12 things to remember when you pitch to bloggers

Should you use words like “urgent,” “quick fix,” or “press release” in your subject line? Bloggers reveal what they want from PR pros.


Pestering bloggers—it’s a PR rep’s time-honored tradition. A client has something to announce or show off, and PR reps go out of their way to get attention of bloggers. But what’s the best way to approach them?

At the recent PR Summit in San Francisco, the following four bloggers and I tried to answer that very question.

  • Ryan Singel (Wired.com)
  • Jolie O’Dell (Venturebeat)
  • Beth Spotswood (SFGate, Huffington Post, and CBS)
  • Michael Leifer (Guerrilla PR)

Here are 12 tips and arguments that came up during the discussion:

1. Keep it short and sweet. Far too many email pitches have endless copy. Ryan Singel was really impressed with a particular five-line pitch. It’s OK if you have more information. Just send it once the blogger expresses interest.

2. Avoid ALL CAPS, jargon, and the term “press release” in the subject line. All the bloggers said they delete any emails that have “press release” in the subject line. Plus they get annoyed with all caps and industry jargon.

3. Personal is best, but bloggers will accept mass-mailed requests. Bloggers definitely appreciate the personal approach where the PR rep knows the bloggers, what they cover, and what they’re interested in. Though they understand the problems with “spray and pray,” they are still receptive to mass-mailed requests, provided they’re on target.

4. Getting on a blogger’s radar is a win. Just because someone wrote about your competitor, that doesn’t mean they want to write about you right away. In most cases they won’t, but it’s still really valuable to get a competitive product on a blogger’s radar. Even though it’s not published right away, you need to count that as a win for your client.

5. “Me too” or “not me too” comments on blogs. The bloggers showed annoyance for people who left “me too” comments on a blog post, a.k.a. a comment that says, “Oh, we do that too” with a link to the business. They find the practice annoying, and I agree that blatant self-promotional without additional insight is irritating. But I believe if someone is writing about a competitor in your space and you don’t leave a comment, it’s a missed opportunity. Realize that anyone that reads that post is pre-qualified to being interested in that subject. Take advantage of that real estate, and place yourself in the conversation.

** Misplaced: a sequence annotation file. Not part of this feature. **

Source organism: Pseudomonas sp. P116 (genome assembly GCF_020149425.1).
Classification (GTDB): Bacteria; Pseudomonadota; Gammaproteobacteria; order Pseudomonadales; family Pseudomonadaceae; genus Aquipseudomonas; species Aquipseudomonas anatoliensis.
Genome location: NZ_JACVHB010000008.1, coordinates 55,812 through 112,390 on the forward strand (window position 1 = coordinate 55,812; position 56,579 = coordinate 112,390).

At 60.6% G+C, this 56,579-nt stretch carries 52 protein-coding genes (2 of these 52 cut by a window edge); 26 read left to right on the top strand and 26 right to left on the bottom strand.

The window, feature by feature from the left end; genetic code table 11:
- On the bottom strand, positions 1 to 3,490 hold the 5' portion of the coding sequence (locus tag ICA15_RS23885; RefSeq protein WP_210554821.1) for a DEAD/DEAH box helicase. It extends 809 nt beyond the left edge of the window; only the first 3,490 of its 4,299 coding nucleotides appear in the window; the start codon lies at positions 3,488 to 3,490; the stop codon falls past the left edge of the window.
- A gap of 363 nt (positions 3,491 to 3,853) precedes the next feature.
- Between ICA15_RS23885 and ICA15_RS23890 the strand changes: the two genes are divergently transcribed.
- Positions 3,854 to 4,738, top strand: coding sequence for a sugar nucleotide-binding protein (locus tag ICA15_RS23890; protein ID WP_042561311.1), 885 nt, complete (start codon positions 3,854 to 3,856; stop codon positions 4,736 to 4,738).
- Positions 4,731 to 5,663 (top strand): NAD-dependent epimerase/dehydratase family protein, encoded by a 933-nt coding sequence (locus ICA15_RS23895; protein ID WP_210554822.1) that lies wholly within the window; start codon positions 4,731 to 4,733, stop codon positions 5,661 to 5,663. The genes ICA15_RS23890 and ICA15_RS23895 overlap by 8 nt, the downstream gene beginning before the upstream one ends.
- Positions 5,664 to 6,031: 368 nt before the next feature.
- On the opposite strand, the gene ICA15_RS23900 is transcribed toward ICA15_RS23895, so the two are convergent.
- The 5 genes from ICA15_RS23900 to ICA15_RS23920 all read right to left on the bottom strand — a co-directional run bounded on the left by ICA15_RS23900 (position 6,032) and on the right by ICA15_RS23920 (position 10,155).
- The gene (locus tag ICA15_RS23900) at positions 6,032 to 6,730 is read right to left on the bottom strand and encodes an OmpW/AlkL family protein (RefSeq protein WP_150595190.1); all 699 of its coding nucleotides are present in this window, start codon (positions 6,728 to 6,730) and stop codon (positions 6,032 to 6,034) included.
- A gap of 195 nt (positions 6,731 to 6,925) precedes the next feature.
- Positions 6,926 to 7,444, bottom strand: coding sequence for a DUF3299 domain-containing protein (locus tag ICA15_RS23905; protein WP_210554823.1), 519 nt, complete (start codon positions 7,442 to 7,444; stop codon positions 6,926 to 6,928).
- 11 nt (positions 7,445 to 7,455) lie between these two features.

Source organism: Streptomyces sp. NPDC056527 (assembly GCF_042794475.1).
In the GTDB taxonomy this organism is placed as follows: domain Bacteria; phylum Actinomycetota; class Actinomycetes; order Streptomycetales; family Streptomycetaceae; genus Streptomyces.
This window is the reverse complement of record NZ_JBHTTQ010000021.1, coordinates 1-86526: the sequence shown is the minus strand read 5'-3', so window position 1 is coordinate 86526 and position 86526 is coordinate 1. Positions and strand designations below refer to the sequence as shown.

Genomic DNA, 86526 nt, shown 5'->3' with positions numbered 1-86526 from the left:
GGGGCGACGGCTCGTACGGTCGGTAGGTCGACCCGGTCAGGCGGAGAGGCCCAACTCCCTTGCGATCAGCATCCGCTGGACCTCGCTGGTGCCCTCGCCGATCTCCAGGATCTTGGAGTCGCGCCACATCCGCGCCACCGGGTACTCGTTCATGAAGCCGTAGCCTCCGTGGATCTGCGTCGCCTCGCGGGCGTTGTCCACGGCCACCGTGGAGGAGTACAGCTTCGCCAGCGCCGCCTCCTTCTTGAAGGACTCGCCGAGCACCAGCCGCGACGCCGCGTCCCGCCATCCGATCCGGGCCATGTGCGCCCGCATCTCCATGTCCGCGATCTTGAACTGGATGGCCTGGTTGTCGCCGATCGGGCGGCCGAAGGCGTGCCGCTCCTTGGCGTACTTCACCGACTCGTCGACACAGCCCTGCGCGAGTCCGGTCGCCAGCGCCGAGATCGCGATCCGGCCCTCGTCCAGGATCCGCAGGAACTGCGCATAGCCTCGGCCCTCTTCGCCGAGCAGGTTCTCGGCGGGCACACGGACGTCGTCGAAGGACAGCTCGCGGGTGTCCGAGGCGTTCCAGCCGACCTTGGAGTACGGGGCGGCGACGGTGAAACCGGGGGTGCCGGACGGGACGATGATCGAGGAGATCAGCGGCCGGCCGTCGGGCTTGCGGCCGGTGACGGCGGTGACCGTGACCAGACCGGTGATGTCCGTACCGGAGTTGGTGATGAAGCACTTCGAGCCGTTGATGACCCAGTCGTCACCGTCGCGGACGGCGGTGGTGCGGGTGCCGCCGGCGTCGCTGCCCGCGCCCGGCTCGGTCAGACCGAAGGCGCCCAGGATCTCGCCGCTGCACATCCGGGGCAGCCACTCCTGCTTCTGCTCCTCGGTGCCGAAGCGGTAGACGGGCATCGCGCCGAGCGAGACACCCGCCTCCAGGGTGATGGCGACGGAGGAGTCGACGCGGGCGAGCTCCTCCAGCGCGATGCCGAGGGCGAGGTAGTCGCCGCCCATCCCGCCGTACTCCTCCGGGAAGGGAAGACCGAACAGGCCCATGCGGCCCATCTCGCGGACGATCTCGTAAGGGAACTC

6. Don’t call. Seriously, don’t call. Once again, all the journalists agreed that they hated when PR reps call to make a pitch. Their biggest pet peeve is the call to ask if they received the email they sent. One PR rep, Ken Shuman from Trulia, asked, “Why are bloggers so allergic to phone calls? You call us when you need something.”

Ryan Singel responded, “You’re right; it’s not fair.”

7. Urgent requests are OK, but use them sparingly. Bloggers are receptive to urgent requests and respond to words like “Urgent,” “Quick Fix,” or “Time Sensitive” in the subject line. But be judicious of your urgent announcements and requests. Bloggers admitted that some PR reps took liberal advantage of the urgent requests and as a result been filed under “cry wolf” reps for which all future requests are ignored.

8. If a blogger writes your story, a “thank you” is enough. Don’t do anything overly effusive as that will break ethics policies at the outlet. A generous gift, even a fruit basket, and then the blogger feels like they’re doing you a favor, and that’s not their job.

9. Media requests can come from anyone. The bloggers don’t care if it comes from a PR person or an executive of the company.

10. Email is the preferred means of communication—but not always. On this panel there was a lot of disagreement as to whether you should use Facebook, Twitter, or some other social avenue to pitch a journalist. All the bloggers argued that PR pros should not invade their social space and should stick to email, although that decision should be made on an individual basis.

In my interviews with people on how they manage their social networks is that each person has a very clear definition—which stays in his or her own head—as to what each social network should and shouldn’t be used for. If you cross that individual’s unknown line as to what’s right or wrong, then you will definitely offend and possibly get unfriended. Tread carefully in social spheres.

Some are more responsive in the social space. I do know of cases where Twitter is the preferred form of communication. For example, members of the IT security industry have embraced Twitter and appreciate using the microblogging platform over email, explained Matt Hixson, formerly of Tripwire, an IT security company. A message sent to a security journalist via email might take days to get a response. That same request sent via Twitter will probably get a response in minutes.

11. Follow up emails are OK. Bloggers admit that they do sometimes miss emails that they’re interested in, but it doesn’t happen often. They will accept a follow up email, but if they don’t respond, then accept that as a “no.” Bloggers don’t have time to reply to every email with, “I’m not interested.”

12. Act like a journalist if you want to talk to a journalist. Marketing-speak definitely doesn’t win journalists over. If you write and talk like a journalist, then you’ll be read by a journalist.

David Spark is a journalist, producer, speaker and owner of the custom publishing and social media firm Spark Media Solutions . A version of this article originally ran on his blog, Spark Minute as a report for Interntainment Media.

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